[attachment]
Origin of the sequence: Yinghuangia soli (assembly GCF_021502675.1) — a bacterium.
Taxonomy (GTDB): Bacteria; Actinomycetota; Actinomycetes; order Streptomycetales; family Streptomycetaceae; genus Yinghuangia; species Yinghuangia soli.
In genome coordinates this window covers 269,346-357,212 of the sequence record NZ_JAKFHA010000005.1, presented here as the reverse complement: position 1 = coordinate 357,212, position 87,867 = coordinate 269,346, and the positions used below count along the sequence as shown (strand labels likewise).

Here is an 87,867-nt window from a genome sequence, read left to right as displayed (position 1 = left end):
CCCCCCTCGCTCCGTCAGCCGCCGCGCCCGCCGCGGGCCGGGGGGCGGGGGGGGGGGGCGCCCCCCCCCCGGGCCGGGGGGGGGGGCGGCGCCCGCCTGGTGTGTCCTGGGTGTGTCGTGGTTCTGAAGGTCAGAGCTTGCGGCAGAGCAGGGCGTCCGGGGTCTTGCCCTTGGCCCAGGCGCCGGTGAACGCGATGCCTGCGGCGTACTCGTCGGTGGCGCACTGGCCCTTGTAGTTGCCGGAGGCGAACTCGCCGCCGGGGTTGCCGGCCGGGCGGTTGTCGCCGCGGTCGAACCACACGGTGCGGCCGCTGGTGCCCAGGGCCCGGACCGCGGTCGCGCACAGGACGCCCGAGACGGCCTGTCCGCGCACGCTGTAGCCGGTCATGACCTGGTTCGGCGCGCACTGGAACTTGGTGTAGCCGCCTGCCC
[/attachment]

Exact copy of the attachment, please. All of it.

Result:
Origin of the sequence: Yinghuangia soli (assembly GCF_021502675.1) — a bacterium.
Taxonomy (GTDB): Bacteria; Actinomycetota; Actinomycetes; order Streptomycetales; family Streptomycetaceae; genus Yinghuangia; species Yinghuangia soli.
In genome coordinates this window covers 269,346-357,212 of the sequence record NZ_JAKFHA010000005.1, presented here as the reverse complement: position 1 = coordinate 357,212, position 87,867 = coordinate 269,346, and the positions used below count along the sequence as shown (strand labels likewise).

Here is an 87,867-nt window from a genome sequence, read left to right as displayed (position 1 = left end):
CCCCCCTCGCTCCGTCAGCCGCCGCGCCCGCCGCGGGCCGGGGGGCGGGGGGGGGGGGCGCCCCCCCCCCGGGCCGGGGGGGGGGGCGGCGCCCGCCTGGTGTGTCCTGGGTGTGTCGTGGTTCTGAAGGTCAGAGCTTGCGGCAGAGCAGGGCGTCCGGGGTCTTGCCCTTGGCCCAGGCGCCGGTGAACGCGATGCCTGCGGCGTACTCGTCGGTGGCGCACTGGCCCTTGTAGTTGCCGGAGGCGAACTCGCCGCCGGGGTTGCCGGCCGGGCGGTTGTCGCCGCGGTCGAACCACACGGTGCGGCCGCTGGTGCCCAGGGCCCGGACCGCGGTCGCGCACAGGACGCCCGAGACGGCCTGTCCGCGCACGCTGTAGCCGGTCATGACCTGGTTCGGCGCGCACTGGAACTTGGTGTAGCCGCCTGCCC